Harry Mandil, 86, died of cancer April 27. After serving as a naval officer in the Bureau of Ships during World War II, Mandil was chief of the reactor engineering branch in the Atomic Energy Commission’s Naval Reactors program. He helped develop, design and apply nuclear reactor cores and associated equipment for the propulsion of submarines and surface ships. He also participated in the development and design of the Shippingport Atomic Power Station, the world’s first commercial-size nuclear plant for electricity generation, a demonstration of President Eisenhower’s Atoms for Peace program. In 1964, Mandil helped found MPR Associates Inc. to provide engineering services to industry and government, with particular emphasis on nuclear and fossil-fueled electricity generation. He retired as principal officer in 1985.

Technorati tags: , , , , , ,


Popular posts from this blog

A Billion Miles Under Nuclear Energy (Updated)

And the winner is…Cassini-Huygens, in triple overtime.

The spaceship conceived in 1982 and launched fifteen years later, will crash into Saturn on September 15, after a mission of 19 years and 355 days, powered by the audacity and technical prowess of scientists and engineers from 17 different countries, and 72 pounds of plutonium.

The mission was so successful that it was extended three times; it was intended to last only until 2008.

Since April, the ship has been continuing to orbit Saturn, swinging through the 1,500-mile gap between the planet and its rings, an area not previously explored. This is a good maneuver for a spaceship nearing the end of its mission, since colliding with a rock could end things early.

Cassini will dive a little deeper and plunge toward Saturn’s surface, where it will transmit data until it burns up in the planet’s atmosphere. The radio signal will arrive here early Friday morning, Eastern time. A NASA video explains.

In the years since Cassini has launc…

Missing the Point about Pennsylvania’s Nuclear Plants

A group that includes oil and gas companies in Pennsylvania released a study on Monday that argues that twenty years ago, planners underestimated the value of nuclear plants in the electricity market. According to the group, that means the state should now let the plants close.


The question confronting the state now isn’t what the companies that owned the reactors at the time of de-regulation got or didn’t get. It’s not a question of whether they were profitable in the '80s, '90s and '00s. It’s about now. Business works by looking at the present and making projections about the future.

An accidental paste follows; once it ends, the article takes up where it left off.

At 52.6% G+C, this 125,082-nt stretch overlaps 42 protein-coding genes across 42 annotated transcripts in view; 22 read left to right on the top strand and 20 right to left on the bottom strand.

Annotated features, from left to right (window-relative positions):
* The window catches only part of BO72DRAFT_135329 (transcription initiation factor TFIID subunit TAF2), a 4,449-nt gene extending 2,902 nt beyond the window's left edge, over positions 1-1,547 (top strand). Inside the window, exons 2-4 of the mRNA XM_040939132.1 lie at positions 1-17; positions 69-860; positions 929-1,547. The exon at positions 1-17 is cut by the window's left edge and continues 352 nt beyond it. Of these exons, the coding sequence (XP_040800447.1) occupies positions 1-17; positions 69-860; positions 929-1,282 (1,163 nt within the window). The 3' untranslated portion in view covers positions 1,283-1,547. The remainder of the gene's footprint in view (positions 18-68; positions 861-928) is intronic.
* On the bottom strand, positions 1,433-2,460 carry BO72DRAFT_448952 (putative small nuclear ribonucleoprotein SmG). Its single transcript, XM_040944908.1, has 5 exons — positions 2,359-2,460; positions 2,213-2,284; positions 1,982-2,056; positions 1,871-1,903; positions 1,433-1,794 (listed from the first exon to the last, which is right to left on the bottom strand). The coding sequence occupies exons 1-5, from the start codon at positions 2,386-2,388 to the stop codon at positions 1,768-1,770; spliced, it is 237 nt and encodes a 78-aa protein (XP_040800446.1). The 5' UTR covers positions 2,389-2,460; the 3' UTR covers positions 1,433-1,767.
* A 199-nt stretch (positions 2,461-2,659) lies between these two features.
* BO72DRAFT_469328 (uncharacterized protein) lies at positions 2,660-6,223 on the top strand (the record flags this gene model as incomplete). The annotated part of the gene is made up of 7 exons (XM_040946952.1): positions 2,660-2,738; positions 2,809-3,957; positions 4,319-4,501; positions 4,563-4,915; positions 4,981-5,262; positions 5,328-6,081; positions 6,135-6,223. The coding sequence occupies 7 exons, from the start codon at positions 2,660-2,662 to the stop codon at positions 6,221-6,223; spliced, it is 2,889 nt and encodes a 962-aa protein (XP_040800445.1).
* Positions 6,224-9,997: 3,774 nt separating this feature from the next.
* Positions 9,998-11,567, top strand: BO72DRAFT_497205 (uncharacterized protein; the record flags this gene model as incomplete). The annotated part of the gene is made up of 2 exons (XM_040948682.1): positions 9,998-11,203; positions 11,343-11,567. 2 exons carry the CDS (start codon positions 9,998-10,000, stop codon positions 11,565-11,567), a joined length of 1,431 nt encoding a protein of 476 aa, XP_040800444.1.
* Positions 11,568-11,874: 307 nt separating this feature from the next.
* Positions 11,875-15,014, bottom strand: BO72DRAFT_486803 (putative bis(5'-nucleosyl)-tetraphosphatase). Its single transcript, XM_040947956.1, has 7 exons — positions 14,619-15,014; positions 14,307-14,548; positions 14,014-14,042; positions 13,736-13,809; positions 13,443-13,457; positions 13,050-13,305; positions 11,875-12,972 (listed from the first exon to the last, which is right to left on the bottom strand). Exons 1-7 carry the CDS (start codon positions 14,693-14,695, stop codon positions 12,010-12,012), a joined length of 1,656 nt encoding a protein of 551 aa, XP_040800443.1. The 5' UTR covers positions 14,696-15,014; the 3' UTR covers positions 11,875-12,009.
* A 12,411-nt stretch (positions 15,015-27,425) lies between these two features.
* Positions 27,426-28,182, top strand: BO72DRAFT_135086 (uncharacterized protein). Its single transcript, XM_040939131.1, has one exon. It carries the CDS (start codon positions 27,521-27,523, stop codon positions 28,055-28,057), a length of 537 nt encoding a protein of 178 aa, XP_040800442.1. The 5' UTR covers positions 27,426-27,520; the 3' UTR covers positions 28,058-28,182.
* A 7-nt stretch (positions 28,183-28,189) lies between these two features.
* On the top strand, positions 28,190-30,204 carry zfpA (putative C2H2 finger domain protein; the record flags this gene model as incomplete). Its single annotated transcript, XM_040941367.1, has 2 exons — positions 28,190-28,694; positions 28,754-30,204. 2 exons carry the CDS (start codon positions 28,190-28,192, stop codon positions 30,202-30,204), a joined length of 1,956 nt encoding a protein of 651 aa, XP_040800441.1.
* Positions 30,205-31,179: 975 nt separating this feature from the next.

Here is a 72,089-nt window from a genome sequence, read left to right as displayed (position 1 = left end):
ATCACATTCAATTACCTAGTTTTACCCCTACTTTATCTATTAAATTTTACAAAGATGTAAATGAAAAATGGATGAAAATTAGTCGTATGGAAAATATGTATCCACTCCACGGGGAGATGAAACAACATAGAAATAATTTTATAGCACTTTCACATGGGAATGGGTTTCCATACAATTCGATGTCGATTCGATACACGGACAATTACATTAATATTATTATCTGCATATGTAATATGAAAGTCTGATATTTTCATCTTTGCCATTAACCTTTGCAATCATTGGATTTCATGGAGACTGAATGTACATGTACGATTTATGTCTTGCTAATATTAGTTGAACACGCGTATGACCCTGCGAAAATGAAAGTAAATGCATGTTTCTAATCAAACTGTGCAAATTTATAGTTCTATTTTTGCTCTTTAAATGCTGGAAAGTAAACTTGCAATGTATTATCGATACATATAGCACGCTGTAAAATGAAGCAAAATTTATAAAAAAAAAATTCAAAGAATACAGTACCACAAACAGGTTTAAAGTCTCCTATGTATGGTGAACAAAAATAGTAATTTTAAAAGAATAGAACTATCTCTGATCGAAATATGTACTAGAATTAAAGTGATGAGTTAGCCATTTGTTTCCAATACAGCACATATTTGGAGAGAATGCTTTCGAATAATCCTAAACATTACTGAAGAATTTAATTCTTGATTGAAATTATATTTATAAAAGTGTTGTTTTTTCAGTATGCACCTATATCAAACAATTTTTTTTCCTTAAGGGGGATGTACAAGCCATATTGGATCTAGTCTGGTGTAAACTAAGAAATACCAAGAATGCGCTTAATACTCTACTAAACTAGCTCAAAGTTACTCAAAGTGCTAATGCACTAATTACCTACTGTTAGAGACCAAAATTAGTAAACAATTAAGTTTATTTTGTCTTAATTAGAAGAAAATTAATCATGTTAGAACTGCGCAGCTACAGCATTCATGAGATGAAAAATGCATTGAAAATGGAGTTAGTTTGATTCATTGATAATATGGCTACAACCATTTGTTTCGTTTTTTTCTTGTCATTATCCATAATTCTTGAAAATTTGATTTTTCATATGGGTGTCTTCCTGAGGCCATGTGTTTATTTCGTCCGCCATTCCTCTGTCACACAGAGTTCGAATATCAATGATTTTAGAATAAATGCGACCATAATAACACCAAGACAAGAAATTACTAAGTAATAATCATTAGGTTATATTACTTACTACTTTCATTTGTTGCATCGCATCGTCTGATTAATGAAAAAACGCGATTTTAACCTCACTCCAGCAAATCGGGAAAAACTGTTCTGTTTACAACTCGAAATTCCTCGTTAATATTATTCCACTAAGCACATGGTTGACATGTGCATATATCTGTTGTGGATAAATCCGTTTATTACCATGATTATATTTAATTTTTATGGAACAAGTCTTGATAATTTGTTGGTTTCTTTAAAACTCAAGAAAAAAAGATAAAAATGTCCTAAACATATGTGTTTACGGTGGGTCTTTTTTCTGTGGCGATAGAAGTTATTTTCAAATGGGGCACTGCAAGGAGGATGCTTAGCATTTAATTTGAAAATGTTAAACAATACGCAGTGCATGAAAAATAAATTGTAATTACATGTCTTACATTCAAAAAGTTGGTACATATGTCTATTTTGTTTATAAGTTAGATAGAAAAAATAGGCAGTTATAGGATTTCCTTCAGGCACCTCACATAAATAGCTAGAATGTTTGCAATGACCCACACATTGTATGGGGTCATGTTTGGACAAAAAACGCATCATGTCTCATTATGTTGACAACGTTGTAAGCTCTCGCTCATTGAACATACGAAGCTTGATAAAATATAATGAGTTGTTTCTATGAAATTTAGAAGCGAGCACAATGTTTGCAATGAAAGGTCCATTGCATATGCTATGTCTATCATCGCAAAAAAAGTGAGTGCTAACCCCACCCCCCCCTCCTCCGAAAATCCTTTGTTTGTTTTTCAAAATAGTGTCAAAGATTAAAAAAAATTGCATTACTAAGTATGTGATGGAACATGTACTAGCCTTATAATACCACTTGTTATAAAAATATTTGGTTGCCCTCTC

Is losing the nuclear plants what’s best for the state going forward?

Pennsylvania needs clean air. It needs jobs. And it needs protection against over-reliance on a single fuel source.

What the reactors need is recognition of all the value they provide. The electricity market is depressed, and if electricity is treated as a simple commodity, with no regard for its benefit to clean air o…

Why Nuclear Plant Closures Are a Crisis for Small Town USA

Nuclear plants occupy an unusual spot in the towns where they operate: integral but so much in the background that they may seem almost invisible. But when they close, it can be like the earth shifting underfoot., the Gannett newspaper that covers the Lower Hudson Valley in New York, took a look around at the experience of towns where reactors have closed, because the Indian Point reactors in Buchanan are scheduled to be shut down under an agreement with Gov. Mario Cuomo.

From sea to shining sea, it was dismal. It wasn’t just the plant employees who were hurt. The losses of hundreds of jobs, tens of millions of dollars in payrolls and millions in property taxes depressed whole towns and surrounding areas. For example:

Vernon, Vermont, home to Vermont Yankee for more than 40 years, had to cut its municipal budget in half. The town closed its police department and let the county take over; the youth sports teams lost their volunteer coaches, and Vernon Elementary School lost th…